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Email: mail@timberwolfinformation.org
Email: mail@timberwolfinformation.org

NC: Conversvation(sic) organizations increase reward for information related to red wolf deaths in N.C.

CONTRIBUTED

Following the discovery of two dead red wolves near Roper, N. C., and Lake Phelps in central Washington County, N.C., a number of local and national conservation organizations have increased their contributions toward a $21,000 reward for information connected to the killings.

The red wolf is protected under the federal Endangered Species Act.

The wolves that were killed in North Carolina were found Oct. 28 and 30. Both were wearing wildlife radio collars.Once common throughout the southeastern United States, red wolf populations have been decimated due to intensive predator control programs and loss of habitat. A remnant population of red wolves was found along the Gulf Coast of Texas and Louisiana.

Among those contributing to the reward are the North Carolina Wildlife Federation, Red Wolf Coalition, Humane Society of the United States, and the Center for Biological Diversity.

Anyone with information that directly leads to an arrest, a criminal conviction, on the subject or subjects responsible for the suspected unlawful take of one of these red wolves may be eligible for some of the reward money.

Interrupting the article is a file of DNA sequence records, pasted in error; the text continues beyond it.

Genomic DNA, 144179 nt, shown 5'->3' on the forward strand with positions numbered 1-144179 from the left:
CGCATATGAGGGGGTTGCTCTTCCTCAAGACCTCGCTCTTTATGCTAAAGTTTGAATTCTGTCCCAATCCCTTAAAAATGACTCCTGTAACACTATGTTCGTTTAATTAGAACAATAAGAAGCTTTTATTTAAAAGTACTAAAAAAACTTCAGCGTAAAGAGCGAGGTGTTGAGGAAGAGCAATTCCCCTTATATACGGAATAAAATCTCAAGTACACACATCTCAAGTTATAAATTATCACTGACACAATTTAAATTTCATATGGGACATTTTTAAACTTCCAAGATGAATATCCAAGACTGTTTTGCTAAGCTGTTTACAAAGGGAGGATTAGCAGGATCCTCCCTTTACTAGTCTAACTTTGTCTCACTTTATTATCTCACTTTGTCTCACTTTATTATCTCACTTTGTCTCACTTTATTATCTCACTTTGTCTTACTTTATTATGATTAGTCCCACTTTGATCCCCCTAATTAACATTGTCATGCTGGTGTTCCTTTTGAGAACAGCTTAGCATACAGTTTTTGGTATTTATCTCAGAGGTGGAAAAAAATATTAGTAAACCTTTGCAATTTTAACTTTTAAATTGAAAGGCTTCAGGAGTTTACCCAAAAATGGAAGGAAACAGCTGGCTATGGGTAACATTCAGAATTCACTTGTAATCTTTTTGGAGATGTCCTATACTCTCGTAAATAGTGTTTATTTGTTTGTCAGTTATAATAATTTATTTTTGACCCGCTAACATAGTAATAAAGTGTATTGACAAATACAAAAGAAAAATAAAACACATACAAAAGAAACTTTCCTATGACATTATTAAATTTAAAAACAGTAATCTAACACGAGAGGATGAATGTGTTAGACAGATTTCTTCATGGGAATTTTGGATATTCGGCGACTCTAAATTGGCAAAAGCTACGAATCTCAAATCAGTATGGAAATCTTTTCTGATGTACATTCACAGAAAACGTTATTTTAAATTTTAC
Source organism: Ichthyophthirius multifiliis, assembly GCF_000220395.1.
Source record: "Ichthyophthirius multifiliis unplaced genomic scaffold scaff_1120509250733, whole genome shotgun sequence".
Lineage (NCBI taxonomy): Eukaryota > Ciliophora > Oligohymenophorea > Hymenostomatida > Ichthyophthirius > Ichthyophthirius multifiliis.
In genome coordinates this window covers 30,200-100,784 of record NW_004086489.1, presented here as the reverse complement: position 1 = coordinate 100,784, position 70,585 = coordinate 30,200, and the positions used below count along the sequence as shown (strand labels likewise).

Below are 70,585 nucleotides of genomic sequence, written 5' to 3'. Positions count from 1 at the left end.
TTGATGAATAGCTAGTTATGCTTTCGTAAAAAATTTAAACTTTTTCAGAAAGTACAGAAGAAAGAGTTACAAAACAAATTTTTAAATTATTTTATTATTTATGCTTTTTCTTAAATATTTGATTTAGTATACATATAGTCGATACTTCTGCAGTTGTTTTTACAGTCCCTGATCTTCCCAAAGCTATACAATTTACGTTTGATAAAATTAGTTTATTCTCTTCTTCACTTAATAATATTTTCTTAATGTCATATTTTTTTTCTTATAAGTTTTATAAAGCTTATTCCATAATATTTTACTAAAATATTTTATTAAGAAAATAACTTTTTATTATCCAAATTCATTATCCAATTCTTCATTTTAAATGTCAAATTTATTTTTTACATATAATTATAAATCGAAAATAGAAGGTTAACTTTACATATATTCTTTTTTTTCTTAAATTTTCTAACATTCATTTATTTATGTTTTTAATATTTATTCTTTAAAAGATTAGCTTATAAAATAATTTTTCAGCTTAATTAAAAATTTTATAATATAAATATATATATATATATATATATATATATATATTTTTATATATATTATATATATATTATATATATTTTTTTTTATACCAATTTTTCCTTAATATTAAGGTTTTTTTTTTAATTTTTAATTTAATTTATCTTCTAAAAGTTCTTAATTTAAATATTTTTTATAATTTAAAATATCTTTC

The maximum criminal penalties for the unlawful taking of a red wolf are one year imprisonment and $100,000 fine per individual. Anyone with information on the death of this red wolf or any others, past or future, is urged to contact Resident Agent in Charge John Elofson at (404) 763-7959, Refuge Officer Frank Simms at (252) 216-7504, or North Carolina Wildlife Resources Commission Officer Robert Wayne at (252) 216-8225.

In 1980, the U.S. Fish and Wildlife Service declared red wolves extinct in the wild. By 1987, enough red wolves were bred in captivity to begin a restoration program on Alligator River National Wildlife Refuge in northeastern North Carolina. Since then, the experimental population area has expanded to include three national wildlife refuges, a Department of Defense bombing range, state-owned lands, and private property, spanning a total of 1.7 million acres. About 100 red wolves roam their native habitats in five northeastern North Carolina counties. Additionally, nearly 200 red wolves comprise the Species Survival Plan managed breeding program in sites across the United States, still an essential element of red wolf recovery.

The red wolf is one of two species of wolves in North America, the other being the gray wolf, (Canis lupus). They are known for the characteristic reddish color of their fur most apparent behind the ears and along the neck and legs, but are mostly brown and buff colored with some black along their backs. Intermediate in size compared to gray wolves and coyotes, the average adult red wolf weighs 45 to 80 pounds, stands about 26 inches at the shoulder and is about 4 feet long from the tip of the nose to the end of the tail. Red wolves are social animals that live in packs consisting of a breeding pair and their offspring of different years, typically five to eight animals. Red wolves prey on a variety of wild mammals such as raccoon, rabbit, white-tailed deer, nutria, and other rodents. Most active at dusk and dawn, red wolves are elusive and generally avoid humans and human activity.

To learn more about red wolves and efforts to recover them, visit www.fws.gov/redwolf.

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